As the setting moves from America to England, Paris, Florence, and Rome, James develops his themes, and as Isabel's life becomes more complex, her increasingly difficult and emotionally affecting choices about her life make her increasingly fascinating to the reader. James's trenchant observations about the relationship between individuals and society and about the effects of one's setting on one's behavior are enhanced by the elegance and density of his prose, making this a novel one must read slowly--and savor. Mary Whipple
0Comment| 9 people found this helpful. Was this review helpful to you?YesNoReport abuse
on 9 October 2002
What makes this book a masterpiece is the incredible art of creating characters. The complexity, the nuances and the strength of the characters created can only be compared with stendhal or flauber. James also succeeds in portraying british and american society in the beginning of the century forming a comparison still quite relevant. The language is brilliant and the story beautiful. A must-read.
0Comment| 13 people found this helpful. Was this review helpful to you?YesNoReport abuse
on 11 September 2013
this book is I think, a work of genius. A rather brash American girl is flung into an American family in England and wishes to be cultured. She is left money and goes to Italy where she meets and marries a cultured man. He is really interested in her money. She had an admirer Lord Warburton who her husband wants to marry Pansy his daughter. From then on all is explained to her and what follows is .....
0Comment| One person found this helpful. Was this review helpful to you?YesNoReport abuse
This novel has always done well, from its first serialized publication in two magazines and then its publication in book form in 1881, it has also been met with lots of critical acclaim. The basic storyline is relatively simple, Isabel Archer is brought from America to this country and then on to the Continent by her aunt. When she comes into some considerable money of course things get difficult. With Machiavellian manipulations this young free woman finds herself nothing of the sort, especially when she gets married.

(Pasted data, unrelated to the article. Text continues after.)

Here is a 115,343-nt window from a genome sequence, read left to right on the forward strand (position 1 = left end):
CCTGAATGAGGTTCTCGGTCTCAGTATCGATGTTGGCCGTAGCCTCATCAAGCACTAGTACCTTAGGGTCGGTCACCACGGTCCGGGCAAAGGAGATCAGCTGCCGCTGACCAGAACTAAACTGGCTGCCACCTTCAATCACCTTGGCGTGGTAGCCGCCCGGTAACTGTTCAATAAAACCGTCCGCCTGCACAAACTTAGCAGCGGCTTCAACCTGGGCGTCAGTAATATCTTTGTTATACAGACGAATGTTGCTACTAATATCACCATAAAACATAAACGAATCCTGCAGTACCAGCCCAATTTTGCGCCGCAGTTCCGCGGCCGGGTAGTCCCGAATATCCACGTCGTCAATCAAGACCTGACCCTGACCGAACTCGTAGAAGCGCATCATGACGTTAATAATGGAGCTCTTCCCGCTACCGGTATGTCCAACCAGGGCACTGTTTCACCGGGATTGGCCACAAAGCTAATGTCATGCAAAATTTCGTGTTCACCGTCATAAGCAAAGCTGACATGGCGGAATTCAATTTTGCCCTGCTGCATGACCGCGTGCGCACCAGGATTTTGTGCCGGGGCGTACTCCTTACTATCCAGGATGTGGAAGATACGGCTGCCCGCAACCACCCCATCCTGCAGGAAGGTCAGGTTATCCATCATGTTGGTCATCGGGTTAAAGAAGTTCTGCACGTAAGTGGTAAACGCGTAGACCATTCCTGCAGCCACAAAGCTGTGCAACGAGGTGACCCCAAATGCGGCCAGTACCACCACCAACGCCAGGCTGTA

I have read this story so many times, and indeed I don't know how anyone could ever tire of it, but trying to explain what it is about to others is really difficult. The problem is that you don't want to give too much away and spoil it for anyone reading it for the first time. What I have written in the above paragraph is of course very basic and there is a lot more to this novel than that. The characters, situations and reactions are what bring this to life, and the psychology of the characters. This is really a deeply psychological and existentialist novel that literally comes to life, as alas few books do. After you have read this you really know why James was known as 'The Master', and let’s be honest this is the type of book that we all wished that we could have written. Of course James wrote a lot of very good books, but if he had only written this he would still be known today.

This deals with one of James' pet themes, the clash between the New and Old World, and also there is a deep level of underlying sexuality here concerning Isabel Archer. This book will certainly stay in your mind and make you ponder about what is meant by freedom and duty/responsibility. This is really a must read book.
0Comment| One person found this helpful. Was this review helpful to you?YesNoReport abuse
on 12 March 2016
Beautifully written and elegant pose but feels very long and maybe this is from a female perspective but the romances don't ever quite feel developed enough that they make sense. I would read again though and imagine it was wonderful to read in installments as initially written (it might even be better to read it that way)
0Comment|Was this review helpful to you?YesNoReport abuse
on 2 October 2014
Wonderful book that I have re-read several times. James is a real wordsmith and I find myself in awe of his ability to describe moods and feelings so capably. The story revolves around Miss Isabel Archer, a young American who finds herself in reduced circumstances and is 'taken up' by her wealthy Aunt who takes her to Europe and to her home in England. Here she meets her cousin Ralph and Lord Warburton who falls in love with her. The rest of the book relates what happens to Isabel after she rejects Lord Warburton's proposal of marriage, becomes a wealthy heiress and falls prey to a fortune hunter.
0Comment|Was this review helpful to you?YesNoReport abuse

Send us feedback

How can we make Amazon Customer Reviews better for you?
Let us know here.

Sponsored Links

  (What is this?)